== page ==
Wednesday, February 25, 2009

When is a Blue state not a blue state?

Writing in, Clint Wilder observes that political divisions within the Democratic party threaten President Obama's ability to implement his aggressive alternative energy agenda.

Using the example of a carbon cap and trade system, Wilder argues that, while there are a lot of "blue" (i.e., Democratic) states, among them are numerous "purple" and "green" states.

Green states are just what you would expect-- states along the West Coast and in New England taht have been at the forefront of the clean tech and alternative energy battle. Purple states, however, are those rust belt and midwestern Democaratic enclaves that are home to strong industrial, farming, and manufacturing bases. For purple states, the economic realities of carbon cap and trade are stark.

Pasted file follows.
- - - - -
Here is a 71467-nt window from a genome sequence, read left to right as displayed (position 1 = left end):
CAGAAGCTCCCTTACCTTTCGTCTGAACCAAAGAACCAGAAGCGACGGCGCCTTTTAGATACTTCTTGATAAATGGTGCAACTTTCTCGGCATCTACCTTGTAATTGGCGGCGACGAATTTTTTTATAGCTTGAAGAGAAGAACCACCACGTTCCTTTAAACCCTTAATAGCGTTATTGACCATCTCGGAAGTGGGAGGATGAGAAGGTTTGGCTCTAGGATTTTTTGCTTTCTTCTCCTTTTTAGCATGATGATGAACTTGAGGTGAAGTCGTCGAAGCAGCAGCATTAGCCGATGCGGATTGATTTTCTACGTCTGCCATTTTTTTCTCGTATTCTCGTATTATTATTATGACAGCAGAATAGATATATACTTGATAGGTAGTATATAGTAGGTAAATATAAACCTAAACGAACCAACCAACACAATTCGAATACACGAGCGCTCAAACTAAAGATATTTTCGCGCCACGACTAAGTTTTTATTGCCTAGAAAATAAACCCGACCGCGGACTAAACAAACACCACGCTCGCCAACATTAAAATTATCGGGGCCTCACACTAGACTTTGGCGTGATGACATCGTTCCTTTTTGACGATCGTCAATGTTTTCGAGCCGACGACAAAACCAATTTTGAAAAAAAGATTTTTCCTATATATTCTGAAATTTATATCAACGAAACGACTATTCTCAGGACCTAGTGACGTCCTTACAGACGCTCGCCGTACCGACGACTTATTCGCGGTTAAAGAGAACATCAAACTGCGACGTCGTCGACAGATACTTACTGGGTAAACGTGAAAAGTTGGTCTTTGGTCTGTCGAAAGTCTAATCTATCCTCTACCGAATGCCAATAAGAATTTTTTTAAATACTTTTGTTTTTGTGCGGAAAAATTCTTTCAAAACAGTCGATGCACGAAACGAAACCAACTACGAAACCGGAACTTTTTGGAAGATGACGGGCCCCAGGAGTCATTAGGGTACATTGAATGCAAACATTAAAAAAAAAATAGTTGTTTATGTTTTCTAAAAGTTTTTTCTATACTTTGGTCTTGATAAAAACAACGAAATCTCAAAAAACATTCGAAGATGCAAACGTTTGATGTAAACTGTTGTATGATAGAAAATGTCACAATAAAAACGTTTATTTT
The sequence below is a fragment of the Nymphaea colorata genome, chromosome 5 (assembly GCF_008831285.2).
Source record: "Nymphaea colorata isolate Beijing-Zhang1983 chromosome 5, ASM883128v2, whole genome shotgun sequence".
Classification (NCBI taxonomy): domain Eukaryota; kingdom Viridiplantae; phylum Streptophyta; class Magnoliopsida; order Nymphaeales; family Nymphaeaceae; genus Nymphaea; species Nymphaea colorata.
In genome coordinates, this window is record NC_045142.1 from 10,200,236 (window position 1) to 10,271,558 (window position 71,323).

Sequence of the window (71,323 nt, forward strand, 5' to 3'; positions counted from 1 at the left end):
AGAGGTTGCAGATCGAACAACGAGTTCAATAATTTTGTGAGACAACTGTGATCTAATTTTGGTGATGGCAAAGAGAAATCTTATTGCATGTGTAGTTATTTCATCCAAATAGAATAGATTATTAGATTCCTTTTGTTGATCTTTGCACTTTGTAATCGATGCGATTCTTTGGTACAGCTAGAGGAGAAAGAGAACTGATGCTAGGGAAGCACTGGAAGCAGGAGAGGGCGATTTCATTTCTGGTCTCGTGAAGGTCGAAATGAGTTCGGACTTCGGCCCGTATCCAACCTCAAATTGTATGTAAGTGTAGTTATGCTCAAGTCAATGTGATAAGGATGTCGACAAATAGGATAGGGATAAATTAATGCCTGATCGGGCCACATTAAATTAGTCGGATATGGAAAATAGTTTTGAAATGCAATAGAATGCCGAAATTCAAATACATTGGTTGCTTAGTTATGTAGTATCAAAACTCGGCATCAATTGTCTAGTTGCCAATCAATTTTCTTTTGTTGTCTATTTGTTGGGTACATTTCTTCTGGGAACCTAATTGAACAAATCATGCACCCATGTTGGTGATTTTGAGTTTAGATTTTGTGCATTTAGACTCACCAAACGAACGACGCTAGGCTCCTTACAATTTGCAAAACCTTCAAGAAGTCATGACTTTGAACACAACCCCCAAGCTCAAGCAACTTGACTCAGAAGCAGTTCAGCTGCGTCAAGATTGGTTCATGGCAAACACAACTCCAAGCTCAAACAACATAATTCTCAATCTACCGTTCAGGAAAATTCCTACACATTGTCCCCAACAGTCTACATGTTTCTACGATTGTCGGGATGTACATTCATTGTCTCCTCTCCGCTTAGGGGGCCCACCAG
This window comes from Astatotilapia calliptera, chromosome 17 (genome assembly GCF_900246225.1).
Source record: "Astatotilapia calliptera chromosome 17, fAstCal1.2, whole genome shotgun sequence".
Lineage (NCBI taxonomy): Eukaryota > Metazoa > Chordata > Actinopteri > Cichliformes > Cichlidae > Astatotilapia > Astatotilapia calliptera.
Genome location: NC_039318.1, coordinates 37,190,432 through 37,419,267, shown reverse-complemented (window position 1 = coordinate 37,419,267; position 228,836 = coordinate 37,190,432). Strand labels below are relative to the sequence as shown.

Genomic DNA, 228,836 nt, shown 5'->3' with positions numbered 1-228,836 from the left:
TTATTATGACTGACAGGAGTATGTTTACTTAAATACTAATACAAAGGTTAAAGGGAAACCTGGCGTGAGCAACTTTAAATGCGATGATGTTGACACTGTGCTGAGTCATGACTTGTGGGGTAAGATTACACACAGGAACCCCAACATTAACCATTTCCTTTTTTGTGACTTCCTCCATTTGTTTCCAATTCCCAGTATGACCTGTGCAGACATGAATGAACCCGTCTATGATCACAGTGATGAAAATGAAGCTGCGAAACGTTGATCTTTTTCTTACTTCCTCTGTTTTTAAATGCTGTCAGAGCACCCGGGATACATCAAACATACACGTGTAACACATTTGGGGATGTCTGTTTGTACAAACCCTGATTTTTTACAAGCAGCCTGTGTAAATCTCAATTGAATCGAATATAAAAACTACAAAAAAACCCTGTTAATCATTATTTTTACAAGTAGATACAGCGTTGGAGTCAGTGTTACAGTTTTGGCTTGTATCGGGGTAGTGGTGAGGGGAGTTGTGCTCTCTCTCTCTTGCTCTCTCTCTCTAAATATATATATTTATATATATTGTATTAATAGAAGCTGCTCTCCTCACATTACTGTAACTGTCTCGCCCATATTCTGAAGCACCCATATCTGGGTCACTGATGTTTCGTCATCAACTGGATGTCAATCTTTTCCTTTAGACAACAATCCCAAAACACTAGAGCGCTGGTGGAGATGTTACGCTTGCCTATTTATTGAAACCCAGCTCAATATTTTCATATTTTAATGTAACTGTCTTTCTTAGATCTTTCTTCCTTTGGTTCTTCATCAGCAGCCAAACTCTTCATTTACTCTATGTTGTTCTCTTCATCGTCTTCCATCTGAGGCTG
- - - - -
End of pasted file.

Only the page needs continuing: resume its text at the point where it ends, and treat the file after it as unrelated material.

Wilder notes that bellweather states like Iowa, which is now the #2 state in America in terms of wind power, will lead by example and demonstrate that green energy can work in some of these states that have an intellectual appreciation for energy reform, but a politically realistic understanding of what it will entail.